ONE of the Capital’s most historic festival venues is at the centre of a bitter row over claims that a futuristic makeover is killing trade for venues in the New Town.
Former operators of the Assembly Rooms have branded a new digital festival “somewhere between pointless and insulting”.
They say an attempt to run the venue without any live performances has undone five years of work to build up audiences and lure festival-goers away from Edinburgh University’s main campus.
The company, which runs Fringe shows in The Stand Comedy Club and St Andrew Square, has also criticised the “awful, cheap, incoherent and ineffective” arena that has been created outside the Georgian building.
William Burdett-Coutts, the impresario who started using the Assembly Rooms for Fringe shows 35 years ago, has admitted the new-look building has not attracted as many festival-goers as he hoped.
But he dismissed criticism of the digital technology being showcased as “naive”, and claimed promoters Salt’n’ Sauce Promotions “obviously have an axe to grind”.
The firm won a three-year contact to stage shows in the Assembly Rooms after a controversial £9.3 million makeover was completed in 2012, ousting Burdett-Coutts, who had warned it would make the building less viable during the Fringe.
Edinburgh City Council, which owns the Assembly Rooms, put a new contract out to tender last summer after a final year with Salt’n’Sauce, which persuaded the council to shut part of George Street during the Fringe for the first time.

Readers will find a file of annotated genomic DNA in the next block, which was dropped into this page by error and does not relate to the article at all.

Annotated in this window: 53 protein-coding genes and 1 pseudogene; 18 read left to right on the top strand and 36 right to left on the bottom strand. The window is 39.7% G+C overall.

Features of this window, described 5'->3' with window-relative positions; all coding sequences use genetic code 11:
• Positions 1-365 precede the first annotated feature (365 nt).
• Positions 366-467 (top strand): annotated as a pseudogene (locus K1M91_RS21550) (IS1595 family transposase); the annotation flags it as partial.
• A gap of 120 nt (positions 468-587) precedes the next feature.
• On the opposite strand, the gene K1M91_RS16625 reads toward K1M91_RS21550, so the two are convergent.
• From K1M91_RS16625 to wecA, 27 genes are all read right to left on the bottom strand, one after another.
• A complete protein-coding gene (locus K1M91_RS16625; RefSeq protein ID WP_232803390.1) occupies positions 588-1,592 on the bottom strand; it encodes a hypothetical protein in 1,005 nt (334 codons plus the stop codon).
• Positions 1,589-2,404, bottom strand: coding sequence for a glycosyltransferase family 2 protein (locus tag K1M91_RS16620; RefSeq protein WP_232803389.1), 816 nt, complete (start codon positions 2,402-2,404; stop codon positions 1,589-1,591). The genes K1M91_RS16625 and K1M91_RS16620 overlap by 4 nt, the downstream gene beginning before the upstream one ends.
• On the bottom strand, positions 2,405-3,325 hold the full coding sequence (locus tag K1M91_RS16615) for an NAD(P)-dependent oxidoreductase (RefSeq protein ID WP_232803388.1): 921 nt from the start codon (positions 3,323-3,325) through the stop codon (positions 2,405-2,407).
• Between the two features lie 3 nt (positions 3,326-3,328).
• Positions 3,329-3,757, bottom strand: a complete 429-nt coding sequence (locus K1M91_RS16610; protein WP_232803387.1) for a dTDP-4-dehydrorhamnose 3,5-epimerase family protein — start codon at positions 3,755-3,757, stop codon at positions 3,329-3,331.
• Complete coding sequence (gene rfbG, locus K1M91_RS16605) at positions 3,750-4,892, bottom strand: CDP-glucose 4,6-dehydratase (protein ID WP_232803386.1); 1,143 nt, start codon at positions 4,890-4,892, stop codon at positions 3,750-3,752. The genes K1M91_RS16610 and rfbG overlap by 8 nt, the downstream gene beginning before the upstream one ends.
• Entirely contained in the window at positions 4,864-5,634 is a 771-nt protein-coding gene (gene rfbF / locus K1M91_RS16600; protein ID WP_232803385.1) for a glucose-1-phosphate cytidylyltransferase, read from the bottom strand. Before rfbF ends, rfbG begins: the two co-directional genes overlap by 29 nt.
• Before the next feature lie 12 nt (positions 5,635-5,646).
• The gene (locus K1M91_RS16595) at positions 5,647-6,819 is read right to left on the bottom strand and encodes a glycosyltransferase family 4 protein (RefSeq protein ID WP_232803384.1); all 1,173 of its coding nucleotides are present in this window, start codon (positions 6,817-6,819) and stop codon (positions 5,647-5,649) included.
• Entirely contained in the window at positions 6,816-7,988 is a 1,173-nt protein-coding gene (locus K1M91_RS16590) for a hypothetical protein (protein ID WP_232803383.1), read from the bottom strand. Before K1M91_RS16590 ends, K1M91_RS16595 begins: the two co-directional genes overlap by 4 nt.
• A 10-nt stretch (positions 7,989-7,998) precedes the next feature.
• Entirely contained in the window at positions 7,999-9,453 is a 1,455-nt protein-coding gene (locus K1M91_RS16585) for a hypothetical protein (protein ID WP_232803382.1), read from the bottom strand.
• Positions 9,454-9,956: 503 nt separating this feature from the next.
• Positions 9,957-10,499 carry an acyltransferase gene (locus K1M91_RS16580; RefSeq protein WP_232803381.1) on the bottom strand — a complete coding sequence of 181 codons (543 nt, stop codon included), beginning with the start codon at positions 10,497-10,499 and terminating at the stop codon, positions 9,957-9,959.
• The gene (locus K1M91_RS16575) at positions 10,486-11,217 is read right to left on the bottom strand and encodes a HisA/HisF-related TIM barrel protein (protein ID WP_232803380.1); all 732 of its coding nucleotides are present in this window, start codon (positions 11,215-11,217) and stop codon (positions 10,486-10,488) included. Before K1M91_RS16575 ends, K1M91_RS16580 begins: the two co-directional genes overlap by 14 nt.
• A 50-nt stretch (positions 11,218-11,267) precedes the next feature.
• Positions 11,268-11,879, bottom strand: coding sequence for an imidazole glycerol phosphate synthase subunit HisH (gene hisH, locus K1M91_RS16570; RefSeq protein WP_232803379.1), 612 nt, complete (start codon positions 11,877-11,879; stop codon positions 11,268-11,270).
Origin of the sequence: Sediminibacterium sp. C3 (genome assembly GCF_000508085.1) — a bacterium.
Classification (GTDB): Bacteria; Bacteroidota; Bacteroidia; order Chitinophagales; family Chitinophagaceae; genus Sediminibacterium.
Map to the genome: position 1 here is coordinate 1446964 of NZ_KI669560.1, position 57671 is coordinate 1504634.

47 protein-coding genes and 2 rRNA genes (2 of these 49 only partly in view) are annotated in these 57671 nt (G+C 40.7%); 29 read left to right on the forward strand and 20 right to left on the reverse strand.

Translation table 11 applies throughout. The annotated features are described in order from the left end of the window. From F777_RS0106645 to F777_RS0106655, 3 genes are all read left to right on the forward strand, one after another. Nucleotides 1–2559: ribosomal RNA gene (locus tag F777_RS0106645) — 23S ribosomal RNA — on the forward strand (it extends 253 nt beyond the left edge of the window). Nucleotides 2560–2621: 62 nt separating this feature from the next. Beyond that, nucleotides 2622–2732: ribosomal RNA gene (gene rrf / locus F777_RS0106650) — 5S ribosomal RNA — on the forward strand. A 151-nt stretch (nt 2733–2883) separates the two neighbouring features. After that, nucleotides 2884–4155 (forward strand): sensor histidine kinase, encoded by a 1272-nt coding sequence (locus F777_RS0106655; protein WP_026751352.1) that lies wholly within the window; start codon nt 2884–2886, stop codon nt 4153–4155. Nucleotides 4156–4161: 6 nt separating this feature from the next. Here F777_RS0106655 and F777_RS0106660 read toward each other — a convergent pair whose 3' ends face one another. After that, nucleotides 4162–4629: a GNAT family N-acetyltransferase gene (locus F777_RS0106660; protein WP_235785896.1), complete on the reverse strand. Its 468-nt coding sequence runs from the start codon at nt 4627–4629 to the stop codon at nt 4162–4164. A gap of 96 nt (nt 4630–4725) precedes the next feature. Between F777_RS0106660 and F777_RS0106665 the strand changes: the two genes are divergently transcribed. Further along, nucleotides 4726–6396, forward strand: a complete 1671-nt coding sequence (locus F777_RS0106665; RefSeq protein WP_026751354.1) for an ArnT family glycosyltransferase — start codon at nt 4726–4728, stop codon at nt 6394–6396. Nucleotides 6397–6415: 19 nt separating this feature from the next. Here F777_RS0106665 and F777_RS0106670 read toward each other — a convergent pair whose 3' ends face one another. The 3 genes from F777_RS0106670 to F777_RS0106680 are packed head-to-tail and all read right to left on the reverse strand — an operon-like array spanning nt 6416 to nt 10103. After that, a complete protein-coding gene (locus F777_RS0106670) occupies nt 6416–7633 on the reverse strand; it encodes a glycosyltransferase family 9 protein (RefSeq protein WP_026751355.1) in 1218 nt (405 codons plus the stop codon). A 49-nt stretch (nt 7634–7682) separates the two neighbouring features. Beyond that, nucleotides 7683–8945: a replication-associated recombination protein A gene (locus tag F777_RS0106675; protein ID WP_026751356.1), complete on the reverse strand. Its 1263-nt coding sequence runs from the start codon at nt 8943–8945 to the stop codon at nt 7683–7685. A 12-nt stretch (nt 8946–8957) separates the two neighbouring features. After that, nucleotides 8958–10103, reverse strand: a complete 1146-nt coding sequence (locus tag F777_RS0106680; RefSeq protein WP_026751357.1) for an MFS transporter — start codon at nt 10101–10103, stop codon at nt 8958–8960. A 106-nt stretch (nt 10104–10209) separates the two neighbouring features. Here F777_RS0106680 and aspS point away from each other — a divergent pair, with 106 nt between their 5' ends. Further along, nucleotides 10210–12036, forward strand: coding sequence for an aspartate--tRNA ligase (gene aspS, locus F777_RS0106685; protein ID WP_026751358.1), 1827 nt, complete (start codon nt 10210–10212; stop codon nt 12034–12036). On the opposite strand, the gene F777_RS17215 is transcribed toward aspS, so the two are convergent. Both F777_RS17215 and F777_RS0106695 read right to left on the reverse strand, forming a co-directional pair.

Burdett-Coutts won a two-year contract to stage the Edinburgh Digital Entertainment Festival in the building, with an option for an extension until 2018.
The council pledged the building would host “a Fringe feast fit for the digital age”.
The festival screens theatre, opera and dance productions filmed around the world and offers a chance to try new virtual reality experiences.
However, Salt’n’ Sauce director Kenny O’Brien said he had serious concerns about the new arrangement.
He said: “The current offering in Assembly Rooms doesn’t seem to be working. George Street and the New Town are suffering.
“What’s transpired is somewhere between pointless and insulting. The whole concept seems out of kilter with the Fringe.
“George Street is now dead a lot of the time, it looks a mess and all the work we’ve done trying to drag people away from the Old Town has gone backwards by five years.”
Burdett-Coutts said: “They obviously have an axe to grind. What we’re doing is extremely valid and the reaction we’ve had has been extraordinary. To belittle what we’ve done in terms of digital development is just naive. It will be something everybody engages with in future.
“I’d be the first to admit it has not had the enormous numbers I’d love to have through, but lots of people are very impressed with what we’re doing.”